We have discontinued our daily collection and analysis of state and county reported data related to the Covid-19 coronavirus. This information is still available from state and local health agencies, national and local media, and the CDC. This change will allow us more time to do what we do best: assisting our clients in solving complex problems with actionable insights that lead to growth. We will periodically present new Coronavirus briefs and reports that further validate scientific findings or when we discover new insights that require further exploration through advanced analytics.
We continue our analysis of Covid-19 data reported by state and local health agencies with a look at Active Cases: the number of cases reported by the state during the prior 14 days.
Thanks to the work of scientists around the world, we are learning more each day about the coronavirus. We now have reliable information about the typical length of a Covid-19 infection, which helps us estimate the current number of active cases per state. As we see each state's total of active cases ebb and flow over time, the darker the color of a state equates to a higher number of active cases. This helps us compare the severity of the disease in states in different regions of the country.
In the table below and its appendix, we ranked all 50 states and the District of Columbia by their ratio of active cases per 100,000 population. We also note their highest level (Max) and when that occurred. Eighteen states hit their highest level during the last week of June.
Leading the way was Arizona with 416 active cases rate per 100K population, nearly double the rate for second place (South Carolina). While these rates are severe, they don't come close to the highest rate of 712 active cases per population recorded by New York in mid-April.
Another troublesome example is Florida, currently experiencing a peak period with 196 active cases active per 100,000 people. The severity of this peak is magnified because of Florida's large population (3rd largest in U.S.) and that its population has the 5th oldest median age in the U.S., placing its residents in the above average group at risk for severe cases of Covid-19.
View the entire table of active cases per state's 100,000 population.
One of the striking characteristics of the recent rise in Covid-19 cases is how quickly the country's testing numbers have been outpaced by an increasing number of cases. To illustrate and evaluate current situations, we looked at each state's Tests per Cases (TpC) ratio, which illustrates the extent to which a state's testing program is capturing significant coverage of the state's coronavirus patients.
If a states' TpC ratio decreases even as it administers more tests each day, we know that the number of cases is increasing faster than the number of tests. A low TpC indicates that more tests are needed in order to better understand the spread of the disease with the state. As the TpC approaches 1, it is evident that more people need to be tested.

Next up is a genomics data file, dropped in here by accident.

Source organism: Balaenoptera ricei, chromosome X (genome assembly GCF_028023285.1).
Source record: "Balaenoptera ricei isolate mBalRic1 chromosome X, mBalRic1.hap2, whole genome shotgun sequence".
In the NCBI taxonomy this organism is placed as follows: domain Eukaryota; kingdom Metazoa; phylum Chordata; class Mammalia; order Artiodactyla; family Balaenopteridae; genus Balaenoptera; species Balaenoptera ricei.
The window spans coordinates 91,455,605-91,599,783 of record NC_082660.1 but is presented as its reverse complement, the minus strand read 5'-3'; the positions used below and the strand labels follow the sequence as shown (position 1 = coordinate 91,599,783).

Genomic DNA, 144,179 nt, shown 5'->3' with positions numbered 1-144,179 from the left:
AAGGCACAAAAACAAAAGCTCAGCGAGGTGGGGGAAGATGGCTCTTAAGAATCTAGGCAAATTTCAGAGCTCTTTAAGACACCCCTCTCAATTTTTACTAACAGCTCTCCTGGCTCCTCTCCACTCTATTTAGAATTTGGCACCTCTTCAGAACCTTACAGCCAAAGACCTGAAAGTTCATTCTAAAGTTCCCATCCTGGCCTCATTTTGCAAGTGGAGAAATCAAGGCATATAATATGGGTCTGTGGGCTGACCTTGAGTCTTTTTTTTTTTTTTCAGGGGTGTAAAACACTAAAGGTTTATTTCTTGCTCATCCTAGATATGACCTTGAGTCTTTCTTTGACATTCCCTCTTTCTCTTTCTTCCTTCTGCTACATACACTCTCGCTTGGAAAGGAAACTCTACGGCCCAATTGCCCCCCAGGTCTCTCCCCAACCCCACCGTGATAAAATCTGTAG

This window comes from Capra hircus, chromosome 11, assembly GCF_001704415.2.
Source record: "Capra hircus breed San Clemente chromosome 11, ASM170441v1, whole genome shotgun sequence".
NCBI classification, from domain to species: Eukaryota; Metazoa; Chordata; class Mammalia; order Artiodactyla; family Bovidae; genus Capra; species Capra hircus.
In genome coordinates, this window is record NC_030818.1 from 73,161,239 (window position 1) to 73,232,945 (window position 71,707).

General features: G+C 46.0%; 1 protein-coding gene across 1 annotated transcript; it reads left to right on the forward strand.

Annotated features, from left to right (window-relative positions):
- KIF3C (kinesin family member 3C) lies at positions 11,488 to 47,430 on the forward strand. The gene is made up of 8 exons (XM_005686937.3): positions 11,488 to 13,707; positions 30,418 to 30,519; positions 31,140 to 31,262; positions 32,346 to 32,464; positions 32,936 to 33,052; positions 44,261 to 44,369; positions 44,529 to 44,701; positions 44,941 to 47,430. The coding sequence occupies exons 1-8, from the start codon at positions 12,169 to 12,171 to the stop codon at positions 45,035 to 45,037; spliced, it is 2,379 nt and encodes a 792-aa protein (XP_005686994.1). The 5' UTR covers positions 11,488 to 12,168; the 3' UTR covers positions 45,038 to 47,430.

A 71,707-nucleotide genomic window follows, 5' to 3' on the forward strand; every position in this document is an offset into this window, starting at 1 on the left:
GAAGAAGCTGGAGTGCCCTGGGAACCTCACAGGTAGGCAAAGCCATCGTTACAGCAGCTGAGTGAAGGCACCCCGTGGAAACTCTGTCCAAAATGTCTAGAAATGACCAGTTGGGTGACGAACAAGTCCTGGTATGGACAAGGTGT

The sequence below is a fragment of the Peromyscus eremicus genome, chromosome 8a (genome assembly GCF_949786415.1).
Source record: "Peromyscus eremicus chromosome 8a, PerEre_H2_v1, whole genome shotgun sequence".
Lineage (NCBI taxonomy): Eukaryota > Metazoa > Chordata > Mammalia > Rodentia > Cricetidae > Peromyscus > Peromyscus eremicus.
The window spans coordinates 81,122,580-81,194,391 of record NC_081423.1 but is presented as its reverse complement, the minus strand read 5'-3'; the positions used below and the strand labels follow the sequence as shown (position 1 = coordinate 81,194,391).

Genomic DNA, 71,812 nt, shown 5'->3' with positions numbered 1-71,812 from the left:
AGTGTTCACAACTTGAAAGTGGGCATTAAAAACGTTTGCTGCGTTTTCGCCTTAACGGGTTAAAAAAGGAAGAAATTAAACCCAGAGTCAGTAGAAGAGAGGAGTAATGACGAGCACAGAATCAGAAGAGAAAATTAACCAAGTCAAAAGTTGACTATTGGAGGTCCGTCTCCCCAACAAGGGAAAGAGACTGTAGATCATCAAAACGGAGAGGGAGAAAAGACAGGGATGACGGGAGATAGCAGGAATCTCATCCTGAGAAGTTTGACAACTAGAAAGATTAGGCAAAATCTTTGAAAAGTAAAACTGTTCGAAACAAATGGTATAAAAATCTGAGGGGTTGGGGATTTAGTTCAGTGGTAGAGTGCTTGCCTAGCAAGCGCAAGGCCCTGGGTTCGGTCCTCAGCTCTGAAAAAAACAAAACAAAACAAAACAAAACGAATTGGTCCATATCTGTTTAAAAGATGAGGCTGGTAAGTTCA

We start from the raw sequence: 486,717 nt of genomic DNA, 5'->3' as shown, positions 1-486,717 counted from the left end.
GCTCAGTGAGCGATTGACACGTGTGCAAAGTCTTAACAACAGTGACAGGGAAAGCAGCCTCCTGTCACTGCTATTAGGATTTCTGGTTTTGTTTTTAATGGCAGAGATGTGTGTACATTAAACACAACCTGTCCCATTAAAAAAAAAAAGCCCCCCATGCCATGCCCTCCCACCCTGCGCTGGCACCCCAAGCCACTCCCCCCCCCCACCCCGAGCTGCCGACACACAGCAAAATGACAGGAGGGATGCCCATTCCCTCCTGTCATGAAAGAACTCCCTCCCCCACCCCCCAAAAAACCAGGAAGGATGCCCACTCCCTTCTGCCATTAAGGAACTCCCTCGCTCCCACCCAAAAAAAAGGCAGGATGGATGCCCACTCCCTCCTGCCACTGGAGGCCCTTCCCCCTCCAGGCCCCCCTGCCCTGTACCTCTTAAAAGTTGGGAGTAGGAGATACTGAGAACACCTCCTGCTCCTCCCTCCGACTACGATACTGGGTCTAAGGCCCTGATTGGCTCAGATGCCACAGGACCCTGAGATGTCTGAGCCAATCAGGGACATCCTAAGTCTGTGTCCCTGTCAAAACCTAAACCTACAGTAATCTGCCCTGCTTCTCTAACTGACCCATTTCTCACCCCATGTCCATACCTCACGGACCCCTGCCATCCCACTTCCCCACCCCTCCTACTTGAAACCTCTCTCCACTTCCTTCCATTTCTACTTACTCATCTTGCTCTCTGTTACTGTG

In the table below, we take a look at the TpC ratio across the U.S. during a recent 16-day period.
Another insightful use of the Tests per Cases ratio is to see when the downturn in TpC occurs relative to the spike in reported cases. To illustrate, let's look at the results in two states: Arizona and Florida.
As you see above in the week of May 24, Arizona’s TpC drops significantly (6.75 points) from 25.10 to 18.35 with only a slight uptick in the number of active cases. The following week sees a massive jump in cases from 5,332 to 8,012, despite a similar drop (6.77 points) in the TpC. We see a similar example in Florida.
In Florida there is a precipitous drop of the TpC ratio between the weeks of May 17 and May 24, a decrease of 18.11 points with only a slight increase in active cases (562). The following week of May 31 produces 1,200 new cases and another drop in the TpC of 3.82 points. The last two weeks continue to show large drops in the state's TpC ratio and large increases of active cases.
The correlation between an abrupt drop in TpC and a sharp rise in active cases is shown in many states since the reopening of some states just after Memorial Day weekend. Recently, there have been headlines regarding regional health resources being overwhelmed.
The take-away from these tables is that the TpC ratio remains a significant predictor of future active Covid-19 cases, both in individual states and across the nation as a whole.
In the table below, we ranked all 50 states and the District of Columbia by their ratio of active cases per 100,000 population. We also note their highest level (Max) and when that occurred. Eighteen states hit their highest level during the last week of June.
In the table before, we compare the ratio of Tests per Cases during the seven days ending June 24, 2020. Note that the higher the number, the greater the coverage of testing for Covid-19 throughout the entire state. For this data set, we included the calculated ratio for the entire United States as well as the calculated ratio for all 50 states and the District of Columbia.
These statistics reiterate the fact that individuals, especially with underlying health conditions, should continue to shelter at home whenever possible and take extra precautions when in large crowds. Wear a mask, wash your hands often, and continue to monitor the number of Covid-19 cases in your area.
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